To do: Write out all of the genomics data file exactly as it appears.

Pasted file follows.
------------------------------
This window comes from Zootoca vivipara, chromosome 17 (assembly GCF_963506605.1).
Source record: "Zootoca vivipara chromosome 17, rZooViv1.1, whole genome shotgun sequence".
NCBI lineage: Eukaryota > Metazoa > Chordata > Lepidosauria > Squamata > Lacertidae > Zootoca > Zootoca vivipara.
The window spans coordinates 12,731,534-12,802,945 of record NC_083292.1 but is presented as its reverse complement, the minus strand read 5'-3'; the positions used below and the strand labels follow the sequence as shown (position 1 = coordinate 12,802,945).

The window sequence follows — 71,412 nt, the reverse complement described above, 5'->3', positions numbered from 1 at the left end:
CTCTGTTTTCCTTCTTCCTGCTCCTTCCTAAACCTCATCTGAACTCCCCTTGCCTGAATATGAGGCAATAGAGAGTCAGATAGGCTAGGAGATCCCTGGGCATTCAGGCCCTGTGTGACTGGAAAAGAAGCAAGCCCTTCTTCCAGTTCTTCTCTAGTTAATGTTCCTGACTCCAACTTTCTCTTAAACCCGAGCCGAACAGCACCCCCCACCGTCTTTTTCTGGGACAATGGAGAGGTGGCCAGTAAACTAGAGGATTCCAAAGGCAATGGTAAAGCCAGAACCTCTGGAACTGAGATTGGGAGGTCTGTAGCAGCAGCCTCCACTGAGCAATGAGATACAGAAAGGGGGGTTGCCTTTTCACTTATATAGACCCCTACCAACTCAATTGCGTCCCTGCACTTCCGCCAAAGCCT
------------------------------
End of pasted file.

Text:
This window comes from Zootoca vivipara, chromosome 17 (assembly GCF_963506605.1).
Source record: "Zootoca vivipara chromosome 17, rZooViv1.1, whole genome shotgun sequence".
NCBI lineage: Eukaryota > Metazoa > Chordata > Lepidosauria > Squamata > Lacertidae > Zootoca > Zootoca vivipara.
The window spans coordinates 12,731,534-12,802,945 of record NC_083292.1 but is presented as its reverse complement, the minus strand read 5'-3'; the positions used below and the strand labels follow the sequence as shown (position 1 = coordinate 12,802,945).

The window sequence follows — 71,412 nt, the reverse complement described above, 5'->3', positions numbered from 1 at the left end:
CTCTGTTTTCCTTCTTCCTGCTCCTTCCTAAACCTCATCTGAACTCCCCTTGCCTGAATATGAGGCAATAGAGAGTCAGATAGGCTAGGAGATCCCTGGGCATTCAGGCCCTGTGTGACTGGAAAAGAAGCAAGCCCTTCTTCCAGTTCTTCTCTAGTTAATGTTCCTGACTCCAACTTTCTCTTAAACCCGAGCCGAACAGCACCCCCCACCGTCTTTTTCTGGGACAATGGAGAGGTGGCCAGTAAACTAGAGGATTCCAAAGGCAATGGTAAAGCCAGAACCTCTGGAACTGAGATTGGGAGGTCTGTAGCAGCAGCCTCCACTGAGCAATGAGATACAGAAAGGGGGGTTGCCTTTTCACTTATATAGACCCCTACCAACTCAATTGCGTCCCTGCACTTCCGCCAAAGCCT